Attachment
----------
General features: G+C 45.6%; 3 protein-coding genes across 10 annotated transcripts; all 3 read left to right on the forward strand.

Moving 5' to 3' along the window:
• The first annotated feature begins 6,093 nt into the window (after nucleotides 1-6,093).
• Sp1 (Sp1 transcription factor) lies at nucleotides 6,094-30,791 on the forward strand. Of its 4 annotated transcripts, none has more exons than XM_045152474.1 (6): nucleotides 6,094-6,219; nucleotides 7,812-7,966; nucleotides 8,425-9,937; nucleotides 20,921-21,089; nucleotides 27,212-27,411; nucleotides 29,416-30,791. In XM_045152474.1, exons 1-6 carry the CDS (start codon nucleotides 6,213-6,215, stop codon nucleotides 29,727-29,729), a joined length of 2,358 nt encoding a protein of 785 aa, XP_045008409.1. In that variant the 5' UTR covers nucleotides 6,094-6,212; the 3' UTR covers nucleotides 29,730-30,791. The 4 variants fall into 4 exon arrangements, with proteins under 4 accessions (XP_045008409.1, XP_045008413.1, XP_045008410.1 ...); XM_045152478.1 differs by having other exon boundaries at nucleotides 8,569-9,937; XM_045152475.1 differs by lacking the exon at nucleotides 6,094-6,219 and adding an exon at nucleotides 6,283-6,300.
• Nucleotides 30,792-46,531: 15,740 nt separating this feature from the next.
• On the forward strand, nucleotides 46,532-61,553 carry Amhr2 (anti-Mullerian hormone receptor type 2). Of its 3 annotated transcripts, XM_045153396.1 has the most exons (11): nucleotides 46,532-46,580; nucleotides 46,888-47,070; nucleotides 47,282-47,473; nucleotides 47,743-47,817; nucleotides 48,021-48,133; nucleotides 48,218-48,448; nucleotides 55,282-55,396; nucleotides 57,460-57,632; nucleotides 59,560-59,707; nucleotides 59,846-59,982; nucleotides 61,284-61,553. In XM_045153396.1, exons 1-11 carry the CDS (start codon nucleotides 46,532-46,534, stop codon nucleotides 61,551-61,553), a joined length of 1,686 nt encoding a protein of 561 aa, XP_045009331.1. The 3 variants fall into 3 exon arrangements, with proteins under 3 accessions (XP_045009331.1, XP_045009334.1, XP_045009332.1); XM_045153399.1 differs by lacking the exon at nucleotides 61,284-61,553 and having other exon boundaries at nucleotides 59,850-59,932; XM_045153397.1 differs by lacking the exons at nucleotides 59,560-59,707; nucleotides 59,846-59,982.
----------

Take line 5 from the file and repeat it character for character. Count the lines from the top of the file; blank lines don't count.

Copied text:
• Nucleotides 30,792-46,531: 15,740 nt separating this feature from the next.